Interestingly, a few days after I first wrote about how I was seeing more children in bars since they banned smoking The New York Times wrote a similar article. A few readers of my blog pointed this out to me and how some of the wording in the article was very similar to what I had posted in my blog.
A few days ago I again posted about children in bars and, specifically, how Union Hall, a bar in Park Slope, had banned strollers. Well wouldn't you know it, today The New York Times had an article on, drum-roll please, Union Hall banning strollers.
Apparently the whole issue of whether or not small children should be allowed in bars is now a hot topic and a bit contentious. I still maintain that it is perfectly acceptable to have children in the restaurant portion of a bar for a family dinner, but having them in the bar area itself is not only inappropriate, it can be dangerous. This may be hard to believe, but often times people drinking at a bar aren't really expecting to find a stroller at their feet. Most bars, especially in New York, aren't really child friendly, unlike pubs in Europe (and some pub-style bars in New York) which are much more family oriented.
I also find it strange that the same people who take their small children into a bar are probably the same ones who would complain about unsafe conditions at a local park because the new artificial grass contains harmful chemicals or that the rubber padding around the swings has become a bit worn.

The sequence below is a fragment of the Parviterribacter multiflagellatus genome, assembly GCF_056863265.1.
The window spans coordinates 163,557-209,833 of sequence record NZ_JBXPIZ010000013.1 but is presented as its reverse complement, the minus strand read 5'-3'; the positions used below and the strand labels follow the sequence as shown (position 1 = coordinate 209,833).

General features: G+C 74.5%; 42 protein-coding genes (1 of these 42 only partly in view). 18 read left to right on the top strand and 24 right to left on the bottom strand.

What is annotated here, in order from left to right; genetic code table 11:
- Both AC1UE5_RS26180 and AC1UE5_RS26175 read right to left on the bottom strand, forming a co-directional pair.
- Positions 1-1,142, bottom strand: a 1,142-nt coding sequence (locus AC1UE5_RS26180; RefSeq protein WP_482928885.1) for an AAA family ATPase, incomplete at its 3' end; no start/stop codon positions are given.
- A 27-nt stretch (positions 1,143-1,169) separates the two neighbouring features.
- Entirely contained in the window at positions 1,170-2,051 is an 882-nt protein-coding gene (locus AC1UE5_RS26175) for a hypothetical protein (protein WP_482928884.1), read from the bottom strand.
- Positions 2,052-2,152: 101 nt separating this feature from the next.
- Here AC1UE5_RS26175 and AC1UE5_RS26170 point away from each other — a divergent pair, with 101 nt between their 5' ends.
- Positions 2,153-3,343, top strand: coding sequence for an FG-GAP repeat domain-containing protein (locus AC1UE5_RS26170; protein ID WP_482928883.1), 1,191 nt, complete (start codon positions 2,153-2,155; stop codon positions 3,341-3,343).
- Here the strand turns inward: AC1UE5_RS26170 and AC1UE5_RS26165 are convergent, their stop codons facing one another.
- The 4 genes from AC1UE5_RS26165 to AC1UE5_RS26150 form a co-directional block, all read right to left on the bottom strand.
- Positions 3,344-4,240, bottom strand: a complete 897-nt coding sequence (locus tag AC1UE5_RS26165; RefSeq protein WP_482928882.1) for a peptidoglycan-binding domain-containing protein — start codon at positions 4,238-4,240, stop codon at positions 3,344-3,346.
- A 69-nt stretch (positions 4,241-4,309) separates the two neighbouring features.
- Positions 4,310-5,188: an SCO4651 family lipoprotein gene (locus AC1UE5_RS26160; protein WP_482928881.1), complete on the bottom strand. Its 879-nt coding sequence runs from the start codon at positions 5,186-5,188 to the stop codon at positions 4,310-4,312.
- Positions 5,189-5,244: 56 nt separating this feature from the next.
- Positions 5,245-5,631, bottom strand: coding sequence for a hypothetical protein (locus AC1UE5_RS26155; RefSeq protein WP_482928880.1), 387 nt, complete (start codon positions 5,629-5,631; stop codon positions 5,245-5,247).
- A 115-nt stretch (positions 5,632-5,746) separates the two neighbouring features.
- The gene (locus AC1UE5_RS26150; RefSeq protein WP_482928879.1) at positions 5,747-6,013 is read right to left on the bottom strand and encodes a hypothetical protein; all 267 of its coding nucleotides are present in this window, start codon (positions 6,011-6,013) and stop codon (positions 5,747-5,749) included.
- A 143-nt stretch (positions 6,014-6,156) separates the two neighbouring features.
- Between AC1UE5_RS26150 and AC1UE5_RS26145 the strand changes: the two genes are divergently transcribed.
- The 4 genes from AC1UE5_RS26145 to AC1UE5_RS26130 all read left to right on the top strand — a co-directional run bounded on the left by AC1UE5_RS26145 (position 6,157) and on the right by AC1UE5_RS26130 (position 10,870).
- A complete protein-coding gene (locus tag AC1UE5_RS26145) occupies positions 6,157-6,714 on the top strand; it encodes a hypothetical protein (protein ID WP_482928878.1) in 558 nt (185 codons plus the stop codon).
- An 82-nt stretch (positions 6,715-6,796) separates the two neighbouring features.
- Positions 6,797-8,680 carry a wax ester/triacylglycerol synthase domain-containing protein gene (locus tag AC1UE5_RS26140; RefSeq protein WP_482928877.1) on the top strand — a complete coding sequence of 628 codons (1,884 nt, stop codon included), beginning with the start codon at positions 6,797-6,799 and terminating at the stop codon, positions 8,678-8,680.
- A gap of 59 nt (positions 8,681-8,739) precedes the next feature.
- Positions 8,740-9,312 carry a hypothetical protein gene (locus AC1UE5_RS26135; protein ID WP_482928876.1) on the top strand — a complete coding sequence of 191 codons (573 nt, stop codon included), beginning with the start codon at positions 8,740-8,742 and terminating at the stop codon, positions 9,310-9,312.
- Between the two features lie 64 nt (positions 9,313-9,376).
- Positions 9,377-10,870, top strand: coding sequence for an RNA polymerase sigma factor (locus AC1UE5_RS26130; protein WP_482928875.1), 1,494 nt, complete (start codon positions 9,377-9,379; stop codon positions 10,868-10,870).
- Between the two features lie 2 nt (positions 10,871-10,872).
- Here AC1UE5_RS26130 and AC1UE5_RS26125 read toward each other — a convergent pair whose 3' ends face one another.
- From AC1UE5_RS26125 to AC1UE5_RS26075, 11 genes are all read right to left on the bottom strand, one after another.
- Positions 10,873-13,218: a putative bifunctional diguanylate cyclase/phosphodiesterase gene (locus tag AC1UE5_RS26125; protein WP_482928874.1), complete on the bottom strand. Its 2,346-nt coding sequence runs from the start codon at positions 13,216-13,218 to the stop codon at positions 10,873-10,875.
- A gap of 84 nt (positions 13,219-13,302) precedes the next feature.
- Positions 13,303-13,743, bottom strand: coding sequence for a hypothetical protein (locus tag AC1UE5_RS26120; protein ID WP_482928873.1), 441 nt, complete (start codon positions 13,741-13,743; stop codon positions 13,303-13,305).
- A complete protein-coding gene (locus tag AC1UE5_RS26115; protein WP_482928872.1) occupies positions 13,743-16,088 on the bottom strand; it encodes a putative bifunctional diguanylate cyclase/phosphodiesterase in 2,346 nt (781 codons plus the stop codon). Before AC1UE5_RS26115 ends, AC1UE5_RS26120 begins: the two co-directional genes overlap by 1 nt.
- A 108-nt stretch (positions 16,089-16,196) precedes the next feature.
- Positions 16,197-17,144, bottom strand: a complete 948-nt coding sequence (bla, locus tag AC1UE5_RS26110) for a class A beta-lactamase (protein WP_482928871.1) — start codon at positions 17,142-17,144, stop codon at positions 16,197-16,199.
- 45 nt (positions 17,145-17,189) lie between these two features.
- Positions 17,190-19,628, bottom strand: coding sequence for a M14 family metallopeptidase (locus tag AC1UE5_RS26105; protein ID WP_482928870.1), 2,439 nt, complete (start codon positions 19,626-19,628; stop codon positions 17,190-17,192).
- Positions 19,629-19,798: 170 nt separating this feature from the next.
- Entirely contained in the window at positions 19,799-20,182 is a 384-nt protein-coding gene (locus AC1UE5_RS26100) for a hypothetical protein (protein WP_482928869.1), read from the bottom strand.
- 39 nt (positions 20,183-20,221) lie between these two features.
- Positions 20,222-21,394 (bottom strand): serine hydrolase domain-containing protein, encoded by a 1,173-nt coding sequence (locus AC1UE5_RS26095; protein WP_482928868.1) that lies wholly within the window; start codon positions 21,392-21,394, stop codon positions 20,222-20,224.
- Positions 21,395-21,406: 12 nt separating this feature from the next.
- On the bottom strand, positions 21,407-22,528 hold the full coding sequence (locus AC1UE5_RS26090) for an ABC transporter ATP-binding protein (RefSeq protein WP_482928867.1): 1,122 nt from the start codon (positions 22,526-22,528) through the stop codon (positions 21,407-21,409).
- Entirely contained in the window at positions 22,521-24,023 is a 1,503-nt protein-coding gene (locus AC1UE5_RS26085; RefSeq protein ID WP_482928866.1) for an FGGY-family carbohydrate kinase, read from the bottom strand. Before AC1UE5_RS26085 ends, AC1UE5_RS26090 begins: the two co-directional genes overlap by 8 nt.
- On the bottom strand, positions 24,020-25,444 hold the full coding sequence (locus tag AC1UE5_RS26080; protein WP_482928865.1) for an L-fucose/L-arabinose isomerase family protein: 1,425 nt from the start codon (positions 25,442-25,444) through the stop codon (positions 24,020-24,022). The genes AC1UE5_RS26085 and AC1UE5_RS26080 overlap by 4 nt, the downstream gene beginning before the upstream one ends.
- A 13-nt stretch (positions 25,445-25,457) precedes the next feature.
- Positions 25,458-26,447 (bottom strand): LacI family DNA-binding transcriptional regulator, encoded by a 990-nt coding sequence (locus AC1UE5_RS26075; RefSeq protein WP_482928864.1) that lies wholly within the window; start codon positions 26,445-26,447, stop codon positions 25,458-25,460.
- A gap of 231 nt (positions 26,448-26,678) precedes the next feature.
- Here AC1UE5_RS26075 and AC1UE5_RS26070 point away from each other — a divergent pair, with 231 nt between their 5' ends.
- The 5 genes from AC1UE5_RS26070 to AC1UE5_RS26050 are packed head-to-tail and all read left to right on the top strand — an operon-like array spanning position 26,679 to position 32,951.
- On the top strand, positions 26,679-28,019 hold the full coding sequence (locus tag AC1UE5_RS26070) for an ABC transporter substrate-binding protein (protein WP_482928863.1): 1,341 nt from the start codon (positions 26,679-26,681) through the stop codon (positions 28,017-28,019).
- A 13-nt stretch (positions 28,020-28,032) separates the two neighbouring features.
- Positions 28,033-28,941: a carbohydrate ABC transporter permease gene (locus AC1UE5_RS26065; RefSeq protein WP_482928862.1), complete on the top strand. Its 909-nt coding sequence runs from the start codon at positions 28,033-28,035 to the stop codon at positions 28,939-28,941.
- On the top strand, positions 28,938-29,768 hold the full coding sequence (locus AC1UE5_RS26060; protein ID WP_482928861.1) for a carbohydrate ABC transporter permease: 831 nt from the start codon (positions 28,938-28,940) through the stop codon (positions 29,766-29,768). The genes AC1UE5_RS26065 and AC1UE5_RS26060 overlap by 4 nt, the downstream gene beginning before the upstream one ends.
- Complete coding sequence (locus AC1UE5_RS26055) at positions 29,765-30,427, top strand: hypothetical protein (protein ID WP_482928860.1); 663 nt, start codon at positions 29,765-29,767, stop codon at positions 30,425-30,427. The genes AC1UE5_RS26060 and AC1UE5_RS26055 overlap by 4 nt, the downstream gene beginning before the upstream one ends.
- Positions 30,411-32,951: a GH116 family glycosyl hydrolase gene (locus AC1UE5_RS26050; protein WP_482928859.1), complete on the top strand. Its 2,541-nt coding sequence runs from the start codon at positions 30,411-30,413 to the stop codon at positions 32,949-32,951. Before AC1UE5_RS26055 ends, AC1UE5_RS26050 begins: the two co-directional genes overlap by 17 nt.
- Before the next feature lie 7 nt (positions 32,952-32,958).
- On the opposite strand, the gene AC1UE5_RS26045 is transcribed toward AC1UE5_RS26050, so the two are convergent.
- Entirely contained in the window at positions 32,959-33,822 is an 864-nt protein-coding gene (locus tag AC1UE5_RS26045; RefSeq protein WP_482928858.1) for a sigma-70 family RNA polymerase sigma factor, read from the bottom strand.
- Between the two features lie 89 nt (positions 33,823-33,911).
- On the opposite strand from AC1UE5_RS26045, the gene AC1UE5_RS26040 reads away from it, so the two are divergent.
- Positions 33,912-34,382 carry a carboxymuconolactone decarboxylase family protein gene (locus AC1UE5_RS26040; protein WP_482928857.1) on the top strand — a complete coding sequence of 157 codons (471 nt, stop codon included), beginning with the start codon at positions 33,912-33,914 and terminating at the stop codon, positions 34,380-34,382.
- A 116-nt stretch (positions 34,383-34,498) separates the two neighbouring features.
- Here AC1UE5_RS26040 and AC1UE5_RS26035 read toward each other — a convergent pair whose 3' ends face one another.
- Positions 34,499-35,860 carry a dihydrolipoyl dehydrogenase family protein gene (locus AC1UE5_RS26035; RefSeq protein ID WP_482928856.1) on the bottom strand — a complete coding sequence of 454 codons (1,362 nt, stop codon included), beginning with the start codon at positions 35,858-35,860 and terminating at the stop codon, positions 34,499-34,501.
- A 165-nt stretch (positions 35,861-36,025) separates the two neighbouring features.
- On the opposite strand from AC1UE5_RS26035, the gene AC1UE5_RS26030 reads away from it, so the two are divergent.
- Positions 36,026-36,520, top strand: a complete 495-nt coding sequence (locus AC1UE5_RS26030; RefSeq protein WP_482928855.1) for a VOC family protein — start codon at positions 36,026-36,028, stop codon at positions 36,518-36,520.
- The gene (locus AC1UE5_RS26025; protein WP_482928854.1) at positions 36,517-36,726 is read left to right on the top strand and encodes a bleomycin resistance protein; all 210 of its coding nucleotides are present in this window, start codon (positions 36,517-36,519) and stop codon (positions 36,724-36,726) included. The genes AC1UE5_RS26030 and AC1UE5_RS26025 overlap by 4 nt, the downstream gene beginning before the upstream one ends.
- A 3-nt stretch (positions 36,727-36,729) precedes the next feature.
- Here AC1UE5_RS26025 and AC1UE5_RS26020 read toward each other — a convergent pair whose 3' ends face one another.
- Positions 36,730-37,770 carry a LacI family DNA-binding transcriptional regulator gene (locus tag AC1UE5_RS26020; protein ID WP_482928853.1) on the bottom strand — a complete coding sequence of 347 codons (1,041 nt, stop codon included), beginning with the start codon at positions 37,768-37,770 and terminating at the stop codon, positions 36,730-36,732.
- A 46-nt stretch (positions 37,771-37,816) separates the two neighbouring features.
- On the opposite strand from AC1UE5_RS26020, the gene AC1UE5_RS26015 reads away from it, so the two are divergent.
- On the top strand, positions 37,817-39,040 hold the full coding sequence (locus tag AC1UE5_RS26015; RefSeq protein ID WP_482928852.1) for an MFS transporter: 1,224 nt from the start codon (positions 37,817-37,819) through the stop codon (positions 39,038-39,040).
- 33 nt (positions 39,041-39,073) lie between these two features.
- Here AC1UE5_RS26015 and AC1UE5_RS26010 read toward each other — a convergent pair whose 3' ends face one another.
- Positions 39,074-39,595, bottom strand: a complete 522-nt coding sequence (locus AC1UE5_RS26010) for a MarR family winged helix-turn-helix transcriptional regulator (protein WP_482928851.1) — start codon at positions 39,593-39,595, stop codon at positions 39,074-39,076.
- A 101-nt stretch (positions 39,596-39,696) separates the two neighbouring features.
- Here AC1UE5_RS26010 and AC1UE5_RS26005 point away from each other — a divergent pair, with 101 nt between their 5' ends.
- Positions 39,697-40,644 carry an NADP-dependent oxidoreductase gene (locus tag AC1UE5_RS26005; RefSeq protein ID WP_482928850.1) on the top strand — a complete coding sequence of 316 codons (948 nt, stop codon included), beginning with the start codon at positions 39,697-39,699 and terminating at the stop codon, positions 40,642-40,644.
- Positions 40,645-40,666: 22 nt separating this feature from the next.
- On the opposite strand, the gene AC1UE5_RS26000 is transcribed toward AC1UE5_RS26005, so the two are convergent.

Oops, I Dropped Him Again
My favorite scratch your head and ponder this part of The New York Times article was when, in support of allowing children in bars, Christen Clifford proudly recalled breast-feeding her son at the bar before ordering a martini. She must be running for the Britney Spears Mother Of The Year Award. Certainly gets my vote. On the other hand, her son, Felix, was probably really looking forward to his next hit of mother's milk. Unless he got dropped on his head first.